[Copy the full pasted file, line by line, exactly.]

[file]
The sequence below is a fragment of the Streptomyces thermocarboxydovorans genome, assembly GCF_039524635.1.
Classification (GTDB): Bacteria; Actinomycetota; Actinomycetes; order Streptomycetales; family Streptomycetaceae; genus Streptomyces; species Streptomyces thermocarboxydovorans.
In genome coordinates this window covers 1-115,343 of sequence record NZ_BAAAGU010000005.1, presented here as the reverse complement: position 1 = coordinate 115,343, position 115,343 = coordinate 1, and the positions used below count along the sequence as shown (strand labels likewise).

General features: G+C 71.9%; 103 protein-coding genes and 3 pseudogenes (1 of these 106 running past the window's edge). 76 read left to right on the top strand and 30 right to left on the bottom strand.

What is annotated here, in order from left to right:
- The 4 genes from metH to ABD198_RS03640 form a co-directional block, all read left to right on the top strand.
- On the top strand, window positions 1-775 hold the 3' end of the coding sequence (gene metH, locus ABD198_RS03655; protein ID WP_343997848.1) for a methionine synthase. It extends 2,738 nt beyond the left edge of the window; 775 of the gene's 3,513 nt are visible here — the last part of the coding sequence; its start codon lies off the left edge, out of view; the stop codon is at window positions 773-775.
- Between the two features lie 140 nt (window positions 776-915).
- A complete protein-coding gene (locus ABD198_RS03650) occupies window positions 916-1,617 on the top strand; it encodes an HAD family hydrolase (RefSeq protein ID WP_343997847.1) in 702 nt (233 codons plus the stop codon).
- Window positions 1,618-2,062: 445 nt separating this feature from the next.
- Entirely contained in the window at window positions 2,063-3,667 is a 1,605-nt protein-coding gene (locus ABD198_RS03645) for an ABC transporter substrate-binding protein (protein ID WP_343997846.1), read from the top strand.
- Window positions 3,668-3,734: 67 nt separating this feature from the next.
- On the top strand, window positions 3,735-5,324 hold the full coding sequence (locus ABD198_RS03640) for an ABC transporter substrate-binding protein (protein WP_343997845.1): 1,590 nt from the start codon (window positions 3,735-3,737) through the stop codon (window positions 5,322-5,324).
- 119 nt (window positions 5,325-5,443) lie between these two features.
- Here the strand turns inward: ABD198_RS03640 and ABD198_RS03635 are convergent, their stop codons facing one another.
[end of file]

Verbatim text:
The sequence below is a fragment of the Streptomyces thermocarboxydovorans genome, assembly GCF_039524635.1.
Classification (GTDB): Bacteria; Actinomycetota; Actinomycetes; order Streptomycetales; family Streptomycetaceae; genus Streptomyces; species Streptomyces thermocarboxydovorans.
In genome coordinates this window covers 1-115,343 of sequence record NZ_BAAAGU010000005.1, presented here as the reverse complement: position 1 = coordinate 115,343, position 115,343 = coordinate 1, and the positions used below count along the sequence as shown (strand labels likewise).

General features: G+C 71.9%; 103 protein-coding genes and 3 pseudogenes (1 of these 106 running past the window's edge). 76 read left to right on the top strand and 30 right to left on the bottom strand.

What is annotated here, in order from left to right:
- The 4 genes from metH to ABD198_RS03640 form a co-directional block, all read left to right on the top strand.
- On the top strand, window positions 1-775 hold the 3' end of the coding sequence (gene metH, locus ABD198_RS03655; protein ID WP_343997848.1) for a methionine synthase. It extends 2,738 nt beyond the left edge of the window; 775 of the gene's 3,513 nt are visible here — the last part of the coding sequence; its start codon lies off the left edge, out of view; the stop codon is at window positions 773-775.
- Between the two features lie 140 nt (window positions 776-915).
- A complete protein-coding gene (locus ABD198_RS03650) occupies window positions 916-1,617 on the top strand; it encodes an HAD family hydrolase (RefSeq protein ID WP_343997847.1) in 702 nt (233 codons plus the stop codon).
- Window positions 1,618-2,062: 445 nt separating this feature from the next.
- Entirely contained in the window at window positions 2,063-3,667 is a 1,605-nt protein-coding gene (locus ABD198_RS03645) for an ABC transporter substrate-binding protein (protein ID WP_343997846.1), read from the top strand.
- Window positions 3,668-3,734: 67 nt separating this feature from the next.
- On the top strand, window positions 3,735-5,324 hold the full coding sequence (locus ABD198_RS03640) for an ABC transporter substrate-binding protein (protein WP_343997845.1): 1,590 nt from the start codon (window positions 3,735-3,737) through the stop codon (window positions 5,322-5,324).
- 119 nt (window positions 5,325-5,443) lie between these two features.
- Here the strand turns inward: ABD198_RS03640 and ABD198_RS03635 are convergent, their stop codons facing one another.